Top-Ranked U.S. Business Schools Are Losing Vital Foreign Students
(Bloomberg Businessweek) -- The number of foreign students entering America’s top business schools is down sharply amid the Covid-19 pandemic and tight visa rules, even as overall enrollments and applications are up—a bad sign for U.S. programs that depend on international MBA candidates for diversity and full tuition.
International students in the entering class of the top 20 U.S. MBA programs, as ranked by Bloomberg Businessweek, declined 14% from last year. That followed a 1.2% decrease from 2018, according to a Bloomberg Businessweek Best B-Schools analysis of admissions data. If all the elite programs were jammed together, foreign students would make up 29.5% of the class that began at most schools in August or September, down from 34.9% two years ago.
The decline comes as dimmer prospects for networking—and earning—take some of the shine off the American MBA.
Foreign students are frustrated by the loss of face time and relationship building as classes go online to curb the spread of the novel coronavirus. They’re wary of paying full freight, only to miss out on the jobs and salaries that drew them to the U.S. in the first place as prestigious summer internships go virtual and employers balk at higher barriers to sponsoring international graduates for work visas. And they face the additional stress of distant travel as the virus surges.
At the University of North Carolina’s Kenan-Flagler school, which experienced one of the sharpest decreases, about 50 international students, or about 15% of this year’s entering class, deferred their entry after the school announced a blanket deferral policy for foreign students. Visa and border issues and the political climate could help explain a plunge of almost 50% in the share of foreign enrollments from the 2019 admissions cycle, spokesperson Danielle Richie says.
Duke University’s Fuqua School is one of the few where international enrollments were flat from the year before, but Dean Bill Boulding says the general trend is still troubling.
“I try to make it consistently crystal clear that no one is going to feel sorry for Harvard, Stanford, and Duke if our applications are down,” Boulding says. “What we need to worry about is: Are we actually taking actions that are reducing the number of people who want to come to this country and cutting off the supply of talent [that] is good for our economy?”
Second-year students, too, may be unable or unwilling to return to the U.S. to continue their education. James Theuerkauf, a German student at Harvard Business School, is deferring his second year to work on a pandemic-related startup. After reading about clothing retailers around the world burning cash as they sat on excess product, he and a friend launched a predictive-analytics software company to help them manage inventory.
Most of his friends who have deferred, from Germany and elsewhere, are doing virtual internships or coding boot camps as they wait for in-person instruction to resume—or simply to get into the U.S., Theuerkauf says.
“People are doing internships—mostly not in the U.S. but in their home countries, in Latin America, in Europe,” he says. “For many Americans, it was like, ‘Oh yes, fine, we can just defer and we can just stay in Boston, we’ll get the MBA experience’” hanging out together, even if classes are virtual, Theuerkauf says. “For us, that was a bigger issue, just because of the location.”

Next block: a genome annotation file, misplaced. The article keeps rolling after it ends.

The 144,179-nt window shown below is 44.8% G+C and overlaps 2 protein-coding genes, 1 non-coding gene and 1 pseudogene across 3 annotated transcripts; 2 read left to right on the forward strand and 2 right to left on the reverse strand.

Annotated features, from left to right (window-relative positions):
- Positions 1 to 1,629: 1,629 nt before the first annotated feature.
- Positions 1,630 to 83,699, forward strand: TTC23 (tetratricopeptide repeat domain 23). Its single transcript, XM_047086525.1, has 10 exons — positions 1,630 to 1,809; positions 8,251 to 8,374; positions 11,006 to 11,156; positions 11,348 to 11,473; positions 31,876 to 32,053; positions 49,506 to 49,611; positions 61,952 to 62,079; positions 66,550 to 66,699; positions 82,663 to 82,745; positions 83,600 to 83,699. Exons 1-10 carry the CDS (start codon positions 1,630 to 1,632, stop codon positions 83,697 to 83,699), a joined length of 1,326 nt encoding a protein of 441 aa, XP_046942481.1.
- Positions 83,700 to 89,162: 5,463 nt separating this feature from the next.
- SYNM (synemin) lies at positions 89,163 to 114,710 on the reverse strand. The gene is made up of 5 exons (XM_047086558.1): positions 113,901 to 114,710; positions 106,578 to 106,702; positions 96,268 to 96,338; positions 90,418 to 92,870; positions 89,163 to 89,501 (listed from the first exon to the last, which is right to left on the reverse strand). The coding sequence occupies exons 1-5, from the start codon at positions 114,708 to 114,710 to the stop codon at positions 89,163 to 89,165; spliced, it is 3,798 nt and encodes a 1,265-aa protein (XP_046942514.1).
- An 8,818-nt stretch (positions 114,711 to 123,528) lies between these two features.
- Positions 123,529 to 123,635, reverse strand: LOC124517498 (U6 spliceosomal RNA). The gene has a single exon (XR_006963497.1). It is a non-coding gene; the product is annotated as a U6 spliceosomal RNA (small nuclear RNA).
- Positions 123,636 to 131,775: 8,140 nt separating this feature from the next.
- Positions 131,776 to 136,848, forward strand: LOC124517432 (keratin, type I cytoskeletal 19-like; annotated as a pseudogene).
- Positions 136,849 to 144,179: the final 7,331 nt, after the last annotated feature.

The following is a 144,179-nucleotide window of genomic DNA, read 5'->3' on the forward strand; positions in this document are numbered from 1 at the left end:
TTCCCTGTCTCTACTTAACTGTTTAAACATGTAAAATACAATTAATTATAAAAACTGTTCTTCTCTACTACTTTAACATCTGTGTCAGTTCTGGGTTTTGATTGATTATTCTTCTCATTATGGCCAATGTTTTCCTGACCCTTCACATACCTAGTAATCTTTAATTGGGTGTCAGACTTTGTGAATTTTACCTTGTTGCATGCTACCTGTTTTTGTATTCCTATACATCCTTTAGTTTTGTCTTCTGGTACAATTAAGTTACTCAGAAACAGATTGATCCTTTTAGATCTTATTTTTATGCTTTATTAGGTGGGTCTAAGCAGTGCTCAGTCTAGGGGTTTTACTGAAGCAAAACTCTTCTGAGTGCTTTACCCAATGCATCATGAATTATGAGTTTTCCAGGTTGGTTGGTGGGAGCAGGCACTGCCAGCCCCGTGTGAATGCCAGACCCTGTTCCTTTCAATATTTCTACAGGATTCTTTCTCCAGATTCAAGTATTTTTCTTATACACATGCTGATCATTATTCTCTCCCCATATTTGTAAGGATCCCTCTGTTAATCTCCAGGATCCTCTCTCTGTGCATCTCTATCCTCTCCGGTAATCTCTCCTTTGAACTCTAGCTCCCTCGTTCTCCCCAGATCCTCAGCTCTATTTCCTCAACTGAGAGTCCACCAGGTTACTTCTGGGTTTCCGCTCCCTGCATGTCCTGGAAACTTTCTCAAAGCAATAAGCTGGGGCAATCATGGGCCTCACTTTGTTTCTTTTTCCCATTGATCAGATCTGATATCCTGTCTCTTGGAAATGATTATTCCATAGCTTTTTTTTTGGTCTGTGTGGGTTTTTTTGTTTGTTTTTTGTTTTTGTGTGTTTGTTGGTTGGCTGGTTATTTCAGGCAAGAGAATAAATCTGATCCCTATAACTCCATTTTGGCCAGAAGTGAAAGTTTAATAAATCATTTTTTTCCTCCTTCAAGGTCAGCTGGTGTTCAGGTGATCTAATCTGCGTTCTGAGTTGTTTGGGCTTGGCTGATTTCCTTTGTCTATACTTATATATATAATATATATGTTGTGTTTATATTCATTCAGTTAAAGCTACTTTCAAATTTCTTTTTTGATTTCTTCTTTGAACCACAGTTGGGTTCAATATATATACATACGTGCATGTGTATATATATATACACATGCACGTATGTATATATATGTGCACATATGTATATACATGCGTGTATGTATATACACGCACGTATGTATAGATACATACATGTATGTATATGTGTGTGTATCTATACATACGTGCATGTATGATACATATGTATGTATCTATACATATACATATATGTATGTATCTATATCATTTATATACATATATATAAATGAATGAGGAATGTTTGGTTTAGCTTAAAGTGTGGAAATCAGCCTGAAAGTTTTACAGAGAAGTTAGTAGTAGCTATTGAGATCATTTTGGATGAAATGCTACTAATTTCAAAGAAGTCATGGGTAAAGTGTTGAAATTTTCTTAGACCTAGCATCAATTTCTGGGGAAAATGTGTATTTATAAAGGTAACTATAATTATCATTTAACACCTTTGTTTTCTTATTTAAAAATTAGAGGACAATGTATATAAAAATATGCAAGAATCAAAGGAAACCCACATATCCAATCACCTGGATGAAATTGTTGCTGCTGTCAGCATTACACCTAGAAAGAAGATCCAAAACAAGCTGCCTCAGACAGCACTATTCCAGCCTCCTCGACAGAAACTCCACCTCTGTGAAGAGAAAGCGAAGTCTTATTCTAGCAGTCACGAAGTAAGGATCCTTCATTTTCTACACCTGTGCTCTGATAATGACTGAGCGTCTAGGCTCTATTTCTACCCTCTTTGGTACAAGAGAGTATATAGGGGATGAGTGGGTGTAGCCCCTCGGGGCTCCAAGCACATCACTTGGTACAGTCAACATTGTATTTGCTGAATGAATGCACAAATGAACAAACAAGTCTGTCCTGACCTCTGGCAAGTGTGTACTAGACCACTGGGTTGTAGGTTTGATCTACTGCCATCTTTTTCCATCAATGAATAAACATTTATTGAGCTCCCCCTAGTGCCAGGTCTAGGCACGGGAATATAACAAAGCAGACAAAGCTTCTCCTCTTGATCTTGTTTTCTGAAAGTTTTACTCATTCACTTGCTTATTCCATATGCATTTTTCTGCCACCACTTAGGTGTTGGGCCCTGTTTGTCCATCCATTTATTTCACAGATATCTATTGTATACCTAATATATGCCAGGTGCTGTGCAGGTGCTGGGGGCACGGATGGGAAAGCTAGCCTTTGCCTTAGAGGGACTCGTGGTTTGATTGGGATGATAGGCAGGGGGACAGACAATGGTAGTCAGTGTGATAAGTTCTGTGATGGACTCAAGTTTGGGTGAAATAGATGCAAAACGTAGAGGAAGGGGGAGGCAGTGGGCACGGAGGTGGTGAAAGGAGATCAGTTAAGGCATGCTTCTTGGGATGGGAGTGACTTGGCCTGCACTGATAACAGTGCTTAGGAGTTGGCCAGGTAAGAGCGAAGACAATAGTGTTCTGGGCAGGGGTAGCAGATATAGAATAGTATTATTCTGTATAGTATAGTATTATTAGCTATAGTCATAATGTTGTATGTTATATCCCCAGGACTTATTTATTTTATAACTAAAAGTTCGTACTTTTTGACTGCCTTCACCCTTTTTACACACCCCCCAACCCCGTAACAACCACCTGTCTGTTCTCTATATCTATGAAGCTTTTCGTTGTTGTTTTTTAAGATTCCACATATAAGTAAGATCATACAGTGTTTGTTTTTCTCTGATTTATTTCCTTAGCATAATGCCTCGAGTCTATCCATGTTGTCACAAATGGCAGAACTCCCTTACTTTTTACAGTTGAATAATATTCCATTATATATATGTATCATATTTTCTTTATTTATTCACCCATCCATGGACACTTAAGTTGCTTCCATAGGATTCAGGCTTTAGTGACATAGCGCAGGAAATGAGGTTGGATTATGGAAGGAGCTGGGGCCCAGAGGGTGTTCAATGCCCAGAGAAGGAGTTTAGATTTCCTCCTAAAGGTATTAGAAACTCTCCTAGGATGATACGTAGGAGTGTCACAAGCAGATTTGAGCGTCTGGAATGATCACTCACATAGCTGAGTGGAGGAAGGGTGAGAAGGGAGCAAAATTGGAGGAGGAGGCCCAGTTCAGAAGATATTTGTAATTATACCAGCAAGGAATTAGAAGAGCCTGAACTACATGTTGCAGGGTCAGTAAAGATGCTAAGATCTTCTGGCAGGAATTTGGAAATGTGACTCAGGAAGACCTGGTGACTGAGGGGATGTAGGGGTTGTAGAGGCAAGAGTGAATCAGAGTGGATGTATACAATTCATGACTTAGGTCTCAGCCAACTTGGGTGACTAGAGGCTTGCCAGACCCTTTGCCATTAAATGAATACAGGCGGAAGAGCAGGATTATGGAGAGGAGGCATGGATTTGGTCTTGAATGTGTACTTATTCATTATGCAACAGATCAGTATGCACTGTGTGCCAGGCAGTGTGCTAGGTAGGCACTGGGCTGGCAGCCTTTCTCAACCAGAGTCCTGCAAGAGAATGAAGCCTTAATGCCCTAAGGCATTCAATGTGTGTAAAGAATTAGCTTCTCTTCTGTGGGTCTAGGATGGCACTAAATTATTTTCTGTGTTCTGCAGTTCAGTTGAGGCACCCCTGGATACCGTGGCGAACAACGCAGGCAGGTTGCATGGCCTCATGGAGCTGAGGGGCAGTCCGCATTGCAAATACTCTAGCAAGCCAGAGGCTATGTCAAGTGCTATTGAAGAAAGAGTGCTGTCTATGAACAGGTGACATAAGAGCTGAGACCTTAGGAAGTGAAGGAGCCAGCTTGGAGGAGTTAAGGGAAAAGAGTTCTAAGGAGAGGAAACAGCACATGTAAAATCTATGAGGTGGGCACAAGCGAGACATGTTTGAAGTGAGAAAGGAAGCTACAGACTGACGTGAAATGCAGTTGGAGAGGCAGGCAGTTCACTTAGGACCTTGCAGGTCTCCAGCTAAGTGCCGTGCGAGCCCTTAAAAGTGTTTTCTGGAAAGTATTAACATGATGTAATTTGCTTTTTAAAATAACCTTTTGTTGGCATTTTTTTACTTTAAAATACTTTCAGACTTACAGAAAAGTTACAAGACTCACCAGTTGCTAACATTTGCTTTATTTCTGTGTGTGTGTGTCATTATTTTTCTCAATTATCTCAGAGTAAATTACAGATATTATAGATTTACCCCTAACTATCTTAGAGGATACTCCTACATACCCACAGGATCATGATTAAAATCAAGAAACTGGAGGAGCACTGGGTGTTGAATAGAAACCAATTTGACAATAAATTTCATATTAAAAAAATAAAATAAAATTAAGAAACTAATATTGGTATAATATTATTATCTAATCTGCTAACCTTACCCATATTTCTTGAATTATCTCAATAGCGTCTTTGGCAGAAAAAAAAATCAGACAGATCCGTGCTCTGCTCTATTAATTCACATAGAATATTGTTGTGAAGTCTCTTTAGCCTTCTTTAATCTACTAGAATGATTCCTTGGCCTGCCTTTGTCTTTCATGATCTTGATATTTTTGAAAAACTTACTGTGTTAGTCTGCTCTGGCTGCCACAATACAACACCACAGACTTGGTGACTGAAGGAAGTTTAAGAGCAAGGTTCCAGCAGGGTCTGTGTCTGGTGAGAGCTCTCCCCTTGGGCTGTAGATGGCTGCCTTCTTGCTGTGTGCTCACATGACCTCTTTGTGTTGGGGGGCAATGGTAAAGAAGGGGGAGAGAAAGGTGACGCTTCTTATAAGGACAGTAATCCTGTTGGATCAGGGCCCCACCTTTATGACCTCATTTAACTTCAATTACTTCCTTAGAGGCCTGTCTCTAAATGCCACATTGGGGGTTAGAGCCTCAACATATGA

He’s based in London for now, working on his startup, and hasn’t decided when—or whether—he’ll go back to Harvard.
Meanwhile, total enrollments at the top 20 U.S. schools are up 1.7% from last year, Bloomberg Businessweek found.
Even before the pandemic, foreign applications were down for the third year in a row, according to a 2019 report by the Graduate Management Admission Council, which cited stricter immigration policy.
Uncertainty over entry to the U.S. adds heft to growing competition from overseas MBA programs. That’s both an institutional and a financial problem for U.S. schools, where foreign students have proved a fiscal boon. The vast majority pay in full, a bill that can top $80,000 annually for a two-year program.
Schools point out that it’s been a crazy year. In addition to all the other factors skewing the numbers, many schools made deferring easier, which depressed enrollments, though they also extended application deadlines and dropped some testing requirements to help students cope with the crisis. At Georgetown University’s McDonough School, international students made up 54% of deferrals, according to spokesperson Teresa Mannix. Almost 70 students opted to defer this year, up from around 30 last year.
At the Yale School of Management, too, international students accounted for most of the deferrals, but this year’s entering MBA class is 40% international, the second-highest of the top 20 schools, after Columbia Business School, at 44%. Assistant Dean of Admissions Bruce DelMonico says Yale worked hard to support foreign students through the pandemic, offering flexible deadlines and even hiring immigration lawyers to represent students with visa problems.
Still, its international student enrollment is down, from 44% last year and 45% the year before.
“Hopefully, this is just a temporary response to the current circumstances and not something longer-term,” DelMonico says. “I think if more restrictive immigration policies do get perpetuated farther into the future, that might change things.”
That prospect worries Fuqua’s Boulding.
“The rules of competition in the world of business are being rewritten on the basis of knowledge, which is human capital,” he says. “And if you’re not attracting the best human capital to your country, you run the risk of being left behind.” —With Mathieu Benhamou and Alexander McIntyre
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